One could be forgiven for thinking that if someone lived in a place where medical marijuana was legal, it would be easy to access. One might think that someone would be prescribed marijuana on request if they were experiencing the pain and nausea that goes with Lyme Disease, chemo, and brain surgery, but one would be wrong.
In my experience, doctors have been more eager to prescribe me opiates–which I would rather not take–than cannabis. The first time that I asked for a prescription for medical marijuana, I was told that my symptoms were not appropriate for that, and I was prescribed something else, which I dutifully took. The second time I was told that my oncologist will not prescribe or refer to a cannabis clinic, and I was sent to a doctor specializing in symptom management, or palliative care, and I was prescribed something else. But on this occasion I heard my nurse in the next room arguing with the doctor, saying something like, “I just don’t think it’s fair that all of these patients come in here asking about this, and we won’t help them at all.”
The third time I asked about getting medical marijuana (in May), the palliative care doctor told me that she would refer me to the cannabis clinic, but I should take an artificial cannabinoid that she prescribed in the mean time until the referral went through. The fourth time I asked (at the end of June), the palliative care specialist said that she did not understand why the referral had not gone through yet and she would check on the referral and resubmit it if necessary. The fifth time I asked the same doctor about it (yesterday), she said that she never said that she would submit the referral, but if I really wanted it she would submit it now.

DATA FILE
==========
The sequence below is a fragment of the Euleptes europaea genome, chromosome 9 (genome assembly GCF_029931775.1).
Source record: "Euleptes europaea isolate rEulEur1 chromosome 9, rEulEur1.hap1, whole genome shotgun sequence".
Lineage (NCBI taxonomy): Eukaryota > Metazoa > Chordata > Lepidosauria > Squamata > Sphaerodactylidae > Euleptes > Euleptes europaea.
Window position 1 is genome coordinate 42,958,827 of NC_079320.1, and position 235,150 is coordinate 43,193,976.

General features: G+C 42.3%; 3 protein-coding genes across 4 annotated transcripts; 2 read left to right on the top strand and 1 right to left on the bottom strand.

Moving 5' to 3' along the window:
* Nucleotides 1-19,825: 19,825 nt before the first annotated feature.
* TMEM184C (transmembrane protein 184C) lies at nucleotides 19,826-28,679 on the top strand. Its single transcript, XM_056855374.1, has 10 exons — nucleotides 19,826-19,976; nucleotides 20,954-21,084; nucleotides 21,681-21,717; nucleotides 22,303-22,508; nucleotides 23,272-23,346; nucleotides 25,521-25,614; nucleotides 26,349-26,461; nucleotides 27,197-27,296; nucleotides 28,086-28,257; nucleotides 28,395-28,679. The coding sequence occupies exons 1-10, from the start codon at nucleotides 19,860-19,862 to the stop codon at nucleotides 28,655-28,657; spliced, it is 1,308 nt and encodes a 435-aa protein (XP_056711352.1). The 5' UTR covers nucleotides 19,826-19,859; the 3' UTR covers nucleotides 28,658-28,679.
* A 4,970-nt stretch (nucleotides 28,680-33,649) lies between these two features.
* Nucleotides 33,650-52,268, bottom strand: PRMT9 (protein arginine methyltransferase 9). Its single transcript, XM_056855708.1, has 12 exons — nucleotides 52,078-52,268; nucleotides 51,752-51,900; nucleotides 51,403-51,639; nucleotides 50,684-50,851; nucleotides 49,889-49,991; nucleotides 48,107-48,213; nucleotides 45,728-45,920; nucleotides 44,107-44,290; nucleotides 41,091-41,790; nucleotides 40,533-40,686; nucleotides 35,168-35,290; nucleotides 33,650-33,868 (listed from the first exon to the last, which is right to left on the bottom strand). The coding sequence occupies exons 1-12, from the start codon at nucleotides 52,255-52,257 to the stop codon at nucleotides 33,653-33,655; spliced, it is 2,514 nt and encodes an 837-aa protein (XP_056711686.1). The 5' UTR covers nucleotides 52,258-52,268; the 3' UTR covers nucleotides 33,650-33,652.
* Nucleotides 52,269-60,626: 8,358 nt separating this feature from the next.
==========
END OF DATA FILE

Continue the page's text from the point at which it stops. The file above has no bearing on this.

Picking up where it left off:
The truth is, I’m a little mad. I’m not even counting the times that I sheepishly asked nurses if they would check on the referral, and they said that they would. I don’t like being on the receiving end of gaslighting just because the medical establishment does not want to prescribe a drug that is proven to work against pain, nausea, appetite loss, and other symptoms that are connected with cancer.
If all goes correctly now, it will have taken me a year to get medically approved marijuana. I am writing this despite feeling lots of shame and embarrassment. Every time that I bring this up, I have to face the weird, implicit assumptions and the feeling of judgment from health care professionals. And if I am experiencing this, then other patients are too.
There are some people for whom a day when you take cannabis is just Thursday, but for others it is a big deal. Ontario is poised to make recreational marijuana legal and it is so common that Tweed, a leading purveyor of cannabis products, had a promotional tent up at London Pride last weekend. I regularly see their ads when I scroll through New York Times articles. Yet try to be so bold as to ask about it in a medical setting and you get . . . nothing. Literally, nothing.
Here’s something that everyone should know. There is plenty of shame and embarrassment that comes with having stage IV cancer. There is no need to pile more on by passing judgment on patients who just want to try another thing.